Darlington man prosecuted for waste offences

A Darlington man has been given a two-year community order, incorporating 20 rehabilitation activity days and 300 hours of unpaid work, after magistrates in Middlesbrough sentenced him for ‘serious waste offences’.

Waste at the Trinity Works site at Haverton Hill
Waste at the Trinity Works site at Haverton Hill
John Burnside Jones, of Coniscliffe Road in Darlington, was sentenced at Teesside Magistrates’ Court on 2 September. He had previously pleaded guilty to involvement in illegally misdescribing waste for financial gain.

The prosecution will also see Jones disqualified from acting as a company director for three years, and he has been ordered to pay £490 costs.

Environment Agency (EA) officers visited Jones’ waste operation at the Trinity Works site in Haverton Hill, Billingham in January 2019. They found the business to be processing large volumes of waste types, despite this being outside the scope of the site’s environmental permit.

Officers also reported that the site lacked the required management systems to deal with its environmental risks. Jones was served with notices requiring details of the site’s waste but failed to respond to these in full.

Further investigations by the EA highlight that over 6,000 tonnes of unpermitted, combustible waste had been transported to the site from as far away as Bristol between September 2018 and February 2019. Jones transported more than 11,000 tonnes of inert waste soils to a nearby landfill site during this period.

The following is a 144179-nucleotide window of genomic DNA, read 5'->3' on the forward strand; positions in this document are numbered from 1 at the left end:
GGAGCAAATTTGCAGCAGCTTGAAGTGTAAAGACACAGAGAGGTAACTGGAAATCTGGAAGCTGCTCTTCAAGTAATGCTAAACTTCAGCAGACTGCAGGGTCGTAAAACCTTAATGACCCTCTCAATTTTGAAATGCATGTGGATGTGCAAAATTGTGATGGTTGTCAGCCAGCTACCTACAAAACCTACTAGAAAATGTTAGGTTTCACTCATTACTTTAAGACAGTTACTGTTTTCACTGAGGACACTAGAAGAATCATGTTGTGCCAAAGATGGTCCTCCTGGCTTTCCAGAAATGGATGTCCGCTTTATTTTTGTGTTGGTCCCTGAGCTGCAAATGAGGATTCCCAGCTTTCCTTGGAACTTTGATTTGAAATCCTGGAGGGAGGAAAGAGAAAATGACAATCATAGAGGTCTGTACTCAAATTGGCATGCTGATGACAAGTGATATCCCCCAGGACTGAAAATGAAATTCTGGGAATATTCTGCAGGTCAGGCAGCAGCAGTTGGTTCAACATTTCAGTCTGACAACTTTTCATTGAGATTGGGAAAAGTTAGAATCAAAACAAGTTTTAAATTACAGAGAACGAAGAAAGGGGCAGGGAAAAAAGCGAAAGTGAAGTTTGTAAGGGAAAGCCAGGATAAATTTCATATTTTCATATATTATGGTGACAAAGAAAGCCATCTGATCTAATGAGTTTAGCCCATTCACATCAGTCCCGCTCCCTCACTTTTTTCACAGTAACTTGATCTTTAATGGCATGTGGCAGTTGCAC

Inconsistencies between the volumes of incoming and outgoing waste are the result of Jones mixing incoming waste with soil and stones, left from previous site operations, and falsely describing this resulting mixture as inert waste.

As a result of this, the EA says, Jones was able to make ‘large sums of money by flouting his environmental obligations’. This is because inert waste incurs significantly lower landfill tax per tonne and can be disposed of at a reduced rate at landfill facilities, without the same level of safeguards and protections as would be required normally.

In mitigation, Jones stated that although his company had operated the site, he had ‘limited direct involvement and had been very naïve in relying upon others to run the site for him’. He added that had ‘never previously been in trouble and fully co-operated with the investigation’ and admitted that he had ‘never seen the site’s environmental permit and was oblivious to its requirements’.

The court ruled that the offending was deliberate and committed for financial gain.

A spokesperson for the EA said: "The conditions of an environmental permit are designed to protect people and the environment. Failure to comply with these legal requirements is a serious offence that can damage the environment, undermine local legitimate environmental permit holders, put jobs at risk and cause misery for local communities.

"We welcome sentencing by the Court, which should act as a deterrent to others considering flouting the law."